Improving Agricultural Income and Employment in Zimbabwe
AgriTrade is a USAID-supported commercial lending facility that links farmers and agribusinesses and results in significant increases in income for smallholder farmers. In the past, credit available to the agriculture sector has been limited to agribusinesses working with large-scale farmers or to government schemes targeting particular farmer groups. AgriTrade has changed that by providing loans to agribusinesses that establish contract farming arrangements with smallholder farmers, buy smallholder farmers’ produce, market agricultural inputs in communal areas, or purchase equipment for processing smallholder farmers’ produce.
Through AgriTrade, USAID’s investment of US$5 million will generate US$40 million in loans. This is because USAID funds are matched by participating financial institutions, and loans that are repaid are lent back to agribusinesses working with smallholder farmers. AgriTrade was established in May 2011 and avails loans ranging from US$1,000 to US$200,000 through three financial institutions: Trust Bank, Central Africa Building Society (CABS), and MicroKing Finance (a microfinance company). Local banks may compete to become part of the program.
As of January 2012, AgriTrade had disbursed US$5.2 million through 746 loans across Zimbabwe. These loans are expected to result in over $10 million worth of produce purchased by smallholder farmers. AgriTrade borrowers buy produce from smallholder farmers, sell it to their clients, and return to communal areas with the revenue to buy additional produce. The majority – 82 percent – of these loans are under US$5,000 and are given to small rural businesses, including traders, butcheries, and processors, increasing the competition for smallholder farmer produce. The use of loans is closely monitored and are used mainly to buy cattle, maize, potatoes, cowpeas and legumes, and inputs.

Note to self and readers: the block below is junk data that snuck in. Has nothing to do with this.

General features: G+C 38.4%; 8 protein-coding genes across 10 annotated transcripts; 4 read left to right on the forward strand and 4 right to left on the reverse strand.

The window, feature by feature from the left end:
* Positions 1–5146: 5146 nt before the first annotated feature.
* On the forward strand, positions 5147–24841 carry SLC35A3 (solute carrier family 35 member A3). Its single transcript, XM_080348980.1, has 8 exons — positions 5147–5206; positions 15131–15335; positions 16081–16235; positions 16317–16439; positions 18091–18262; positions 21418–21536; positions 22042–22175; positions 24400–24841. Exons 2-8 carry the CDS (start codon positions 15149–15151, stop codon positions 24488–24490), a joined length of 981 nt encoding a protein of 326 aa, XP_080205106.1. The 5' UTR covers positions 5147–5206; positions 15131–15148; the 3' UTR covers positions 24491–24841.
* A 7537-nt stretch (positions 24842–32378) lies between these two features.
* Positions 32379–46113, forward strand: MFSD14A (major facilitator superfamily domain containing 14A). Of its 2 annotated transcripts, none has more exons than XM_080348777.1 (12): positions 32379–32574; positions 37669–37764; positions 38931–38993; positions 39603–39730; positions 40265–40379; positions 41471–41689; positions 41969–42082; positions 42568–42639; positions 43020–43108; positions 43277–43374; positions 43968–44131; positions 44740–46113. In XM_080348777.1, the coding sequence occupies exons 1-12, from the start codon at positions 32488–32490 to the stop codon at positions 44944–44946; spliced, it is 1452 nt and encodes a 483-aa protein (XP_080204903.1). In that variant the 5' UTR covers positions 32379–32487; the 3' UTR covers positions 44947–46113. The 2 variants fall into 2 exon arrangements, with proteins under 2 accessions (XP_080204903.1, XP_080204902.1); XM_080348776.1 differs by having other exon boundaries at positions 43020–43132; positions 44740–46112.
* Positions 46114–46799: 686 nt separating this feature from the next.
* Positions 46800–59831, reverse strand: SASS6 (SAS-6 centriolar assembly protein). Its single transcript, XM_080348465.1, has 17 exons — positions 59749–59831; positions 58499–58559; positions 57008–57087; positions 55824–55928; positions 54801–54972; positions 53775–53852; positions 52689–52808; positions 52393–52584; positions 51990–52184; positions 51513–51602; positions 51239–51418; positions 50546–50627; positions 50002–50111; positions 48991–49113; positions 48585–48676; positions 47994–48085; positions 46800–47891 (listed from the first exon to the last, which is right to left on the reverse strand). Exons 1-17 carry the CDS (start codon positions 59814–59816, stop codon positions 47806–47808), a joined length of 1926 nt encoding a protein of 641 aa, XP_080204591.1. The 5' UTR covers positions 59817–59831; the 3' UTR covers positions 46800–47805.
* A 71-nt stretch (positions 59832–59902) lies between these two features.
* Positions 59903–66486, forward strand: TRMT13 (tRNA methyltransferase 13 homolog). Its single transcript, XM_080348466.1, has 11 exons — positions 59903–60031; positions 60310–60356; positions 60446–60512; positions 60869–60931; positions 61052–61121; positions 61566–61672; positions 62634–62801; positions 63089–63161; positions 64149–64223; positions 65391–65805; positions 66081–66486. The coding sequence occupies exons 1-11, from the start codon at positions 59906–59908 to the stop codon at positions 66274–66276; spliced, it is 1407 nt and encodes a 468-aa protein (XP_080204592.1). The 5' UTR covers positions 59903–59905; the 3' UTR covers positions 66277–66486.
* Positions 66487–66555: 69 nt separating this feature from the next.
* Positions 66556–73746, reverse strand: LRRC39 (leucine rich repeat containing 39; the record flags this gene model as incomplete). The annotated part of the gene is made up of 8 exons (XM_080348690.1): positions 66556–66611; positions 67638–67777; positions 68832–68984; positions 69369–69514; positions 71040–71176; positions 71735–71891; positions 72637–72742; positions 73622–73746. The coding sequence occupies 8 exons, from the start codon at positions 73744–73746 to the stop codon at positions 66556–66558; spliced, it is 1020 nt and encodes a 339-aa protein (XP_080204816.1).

To ensure sustainability of the facility, AgriTrade is led and marketed by participating banks. International Relief & Development (IRD), under a contract to Fintrac Inc., works with the banks to adjust their risk assessment processes to the target clientele, refers borrowers to the banks, builds the capacity of the borrowers to apply, and monitors the performance of the borrowers. IRD is helping to establish and strengthen market linkages between input producers, wholesalers, and agro-dealers, as well as among smallholder farmers, middle-men, processors, and exporters.
Slated to run through February 2015, AgriTrade is implemented within the broader framework of the Fintrac-managed and USAID-funded Zimbabwe Agricultural Incomes and Employment Development (Zim-AIED) program. Zim-AIED aims to increase incomes and food security of smallholder farmers and generates income and rural employment for agro-businesses through increased agricultural production, productivity, agro-processing, and investment.